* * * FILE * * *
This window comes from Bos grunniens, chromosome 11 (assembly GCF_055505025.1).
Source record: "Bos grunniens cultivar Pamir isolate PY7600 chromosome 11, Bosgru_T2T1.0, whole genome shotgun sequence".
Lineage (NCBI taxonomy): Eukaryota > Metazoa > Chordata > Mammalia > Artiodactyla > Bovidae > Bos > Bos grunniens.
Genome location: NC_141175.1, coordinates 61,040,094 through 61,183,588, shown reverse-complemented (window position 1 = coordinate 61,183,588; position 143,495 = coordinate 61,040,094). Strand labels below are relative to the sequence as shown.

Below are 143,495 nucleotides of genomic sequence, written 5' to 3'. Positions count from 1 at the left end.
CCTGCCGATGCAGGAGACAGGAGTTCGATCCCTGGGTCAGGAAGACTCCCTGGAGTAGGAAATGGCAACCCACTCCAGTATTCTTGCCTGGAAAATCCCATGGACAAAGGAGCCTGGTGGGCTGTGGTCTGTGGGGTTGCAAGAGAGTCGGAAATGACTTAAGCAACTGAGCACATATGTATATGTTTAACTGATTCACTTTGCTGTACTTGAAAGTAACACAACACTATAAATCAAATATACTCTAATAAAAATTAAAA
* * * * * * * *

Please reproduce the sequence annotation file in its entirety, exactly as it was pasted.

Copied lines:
This window comes from Bos grunniens, chromosome 11 (assembly GCF_055505025.1).
Source record: "Bos grunniens cultivar Pamir isolate PY7600 chromosome 11, Bosgru_T2T1.0, whole genome shotgun sequence".
Lineage (NCBI taxonomy): Eukaryota > Metazoa > Chordata > Mammalia > Artiodactyla > Bovidae > Bos > Bos grunniens.
Genome location: NC_141175.1, coordinates 61,040,094 through 61,183,588, shown reverse-complemented (window position 1 = coordinate 61,183,588; position 143,495 = coordinate 61,040,094). Strand labels below are relative to the sequence as shown.

Below are 143,495 nucleotides of genomic sequence, written 5' to 3'. Positions count from 1 at the left end.
CCTGCCGATGCAGGAGACAGGAGTTCGATCCCTGGGTCAGGAAGACTCCCTGGAGTAGGAAATGGCAACCCACTCCAGTATTCTTGCCTGGAAAATCCCATGGACAAAGGAGCCTGGTGGGCTGTGGTCTGTGGGGTTGCAAGAGAGTCGGAAATGACTTAAGCAACTGAGCACATATGTATATGTTTAACTGATTCACTTTGCTGTACTTGAAAGTAACACAACACTATAAATCAAATATACTCTAATAAAAATTAAAA